Please make time to find out more.
I have been volunteering at the Bristol Refugee Rights Drop-in Centre in Easton helping to teach English for almost one year now and it was during the Autumn of last year that i first became aware that many Refugees and Asylum-Seekers have to walk between one to two hours in order to reach the centre, as they are unable to afford public transport. By having a bicycle, they will have more freedom to get to and from the drop-in centre as well as to college and other voluntary work and also elsewhere within the city and it will undoubtedly bring with it greater independence and hopefully make their lives that little bit easier.
It really is so important to make the distinction between those people choosing to come to the UK seeking employment (economic migrants) and those that have been forced here out of fear for their lives - most, if not all, Refugees and Asylum-Seekers have fled their native countries for fear of persecution, torture and possible death. They have an incredibly hard time whilst seeking asylum here in the UK and we are pleased to be helping them in the little way that we can.
A few points:
- Anyone in the world has the right to seek sanctuary in another country if they are suffering persecution in their home country. ‘Asylum’ is a form of legal protection granted by a state to refugees fleeing persecution. The right to seek asylum in other countries comes from the 1951 UN Convention Relating to the Status of Refugees and a protocol established in 1967 to extend its scope. A total of 145 countries have signed up to one or both of these, including the UK.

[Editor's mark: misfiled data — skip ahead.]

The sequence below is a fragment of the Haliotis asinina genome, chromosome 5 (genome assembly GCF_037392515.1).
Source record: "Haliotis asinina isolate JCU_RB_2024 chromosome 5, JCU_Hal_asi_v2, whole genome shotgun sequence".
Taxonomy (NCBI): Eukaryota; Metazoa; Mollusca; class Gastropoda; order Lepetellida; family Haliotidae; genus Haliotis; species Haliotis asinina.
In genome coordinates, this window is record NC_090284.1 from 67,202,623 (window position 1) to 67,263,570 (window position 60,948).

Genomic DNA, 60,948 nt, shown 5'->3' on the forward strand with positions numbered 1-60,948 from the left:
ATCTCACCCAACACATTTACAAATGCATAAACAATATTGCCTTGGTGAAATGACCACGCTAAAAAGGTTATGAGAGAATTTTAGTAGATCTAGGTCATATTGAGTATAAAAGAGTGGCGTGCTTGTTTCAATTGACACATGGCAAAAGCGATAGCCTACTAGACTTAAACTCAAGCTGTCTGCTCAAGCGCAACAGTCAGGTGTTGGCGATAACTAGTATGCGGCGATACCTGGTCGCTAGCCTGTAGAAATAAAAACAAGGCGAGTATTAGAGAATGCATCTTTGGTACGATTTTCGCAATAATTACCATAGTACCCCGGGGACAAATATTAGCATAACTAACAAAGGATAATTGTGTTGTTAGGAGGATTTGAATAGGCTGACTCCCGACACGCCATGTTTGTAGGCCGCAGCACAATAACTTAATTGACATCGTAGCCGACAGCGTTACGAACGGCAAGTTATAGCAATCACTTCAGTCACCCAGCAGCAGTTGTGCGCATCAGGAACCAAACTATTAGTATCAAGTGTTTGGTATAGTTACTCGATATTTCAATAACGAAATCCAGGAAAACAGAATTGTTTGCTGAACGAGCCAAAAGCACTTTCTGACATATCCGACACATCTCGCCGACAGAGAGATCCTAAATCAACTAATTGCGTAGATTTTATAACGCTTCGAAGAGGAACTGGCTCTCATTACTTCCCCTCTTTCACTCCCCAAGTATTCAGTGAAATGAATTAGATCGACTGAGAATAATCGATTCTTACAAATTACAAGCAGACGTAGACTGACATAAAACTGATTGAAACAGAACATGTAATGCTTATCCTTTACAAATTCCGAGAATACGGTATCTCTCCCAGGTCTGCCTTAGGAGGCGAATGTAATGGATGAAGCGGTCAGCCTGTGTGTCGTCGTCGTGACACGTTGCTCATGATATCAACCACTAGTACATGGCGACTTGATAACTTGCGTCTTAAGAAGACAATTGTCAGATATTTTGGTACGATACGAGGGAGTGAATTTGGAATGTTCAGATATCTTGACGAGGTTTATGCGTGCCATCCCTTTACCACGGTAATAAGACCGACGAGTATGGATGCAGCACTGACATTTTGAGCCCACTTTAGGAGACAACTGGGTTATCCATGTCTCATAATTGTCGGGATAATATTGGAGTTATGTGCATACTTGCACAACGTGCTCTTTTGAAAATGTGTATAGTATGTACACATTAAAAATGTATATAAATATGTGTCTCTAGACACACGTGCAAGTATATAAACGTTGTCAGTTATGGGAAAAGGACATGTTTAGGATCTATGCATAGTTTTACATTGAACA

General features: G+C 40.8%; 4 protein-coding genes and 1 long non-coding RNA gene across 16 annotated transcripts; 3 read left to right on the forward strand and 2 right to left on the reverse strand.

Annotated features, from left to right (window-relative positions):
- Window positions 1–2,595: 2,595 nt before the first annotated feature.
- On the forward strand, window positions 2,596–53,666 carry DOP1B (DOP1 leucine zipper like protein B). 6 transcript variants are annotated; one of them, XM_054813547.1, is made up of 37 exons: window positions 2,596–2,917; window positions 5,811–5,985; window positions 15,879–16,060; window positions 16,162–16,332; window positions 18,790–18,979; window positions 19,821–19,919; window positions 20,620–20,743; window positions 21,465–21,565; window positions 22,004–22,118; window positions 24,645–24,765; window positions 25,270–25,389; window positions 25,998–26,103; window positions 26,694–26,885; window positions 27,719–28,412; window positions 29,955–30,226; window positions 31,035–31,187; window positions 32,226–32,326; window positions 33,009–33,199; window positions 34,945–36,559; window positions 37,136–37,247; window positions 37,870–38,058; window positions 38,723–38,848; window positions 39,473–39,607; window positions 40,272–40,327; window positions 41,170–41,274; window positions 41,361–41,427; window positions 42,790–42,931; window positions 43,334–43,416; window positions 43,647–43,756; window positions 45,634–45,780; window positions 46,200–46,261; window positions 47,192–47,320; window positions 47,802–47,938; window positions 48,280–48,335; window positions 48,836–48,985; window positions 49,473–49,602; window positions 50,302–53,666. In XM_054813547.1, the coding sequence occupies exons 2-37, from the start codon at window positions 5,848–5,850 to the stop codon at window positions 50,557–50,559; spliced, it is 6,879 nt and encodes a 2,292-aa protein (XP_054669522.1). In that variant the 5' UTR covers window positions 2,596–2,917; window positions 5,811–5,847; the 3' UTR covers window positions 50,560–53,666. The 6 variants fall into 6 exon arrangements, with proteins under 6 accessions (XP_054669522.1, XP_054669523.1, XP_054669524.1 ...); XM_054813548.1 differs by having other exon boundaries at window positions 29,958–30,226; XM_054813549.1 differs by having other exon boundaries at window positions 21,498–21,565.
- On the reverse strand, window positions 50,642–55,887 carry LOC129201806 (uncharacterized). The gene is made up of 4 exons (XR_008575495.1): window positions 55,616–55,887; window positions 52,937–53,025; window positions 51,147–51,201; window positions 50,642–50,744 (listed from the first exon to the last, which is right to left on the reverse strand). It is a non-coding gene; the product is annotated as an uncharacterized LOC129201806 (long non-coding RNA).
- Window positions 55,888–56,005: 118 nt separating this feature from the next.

- The UK only hosts 3% of the global refugee population (and the percentage is the same if you include asylum seekers too).
In 2007, the top five countries of origin for asylum applicants to the UK were Afghanistan, Iran, China, Iraq and Eritrea.
Most asylum seekers flee to neighbouring countries in the developing world and only a few have the resources to make their way to industrialised countries in Europe or North America. For example, by the end of 2006, 79% of refugees from Africa also found asylum in the same continent.
- There is technically no such thing as ‘an illegal asylum seeker’ or ‘illegal refugee’. Asylum seekers and refugees are people who are part of a legal process and have made themselves known to the authorities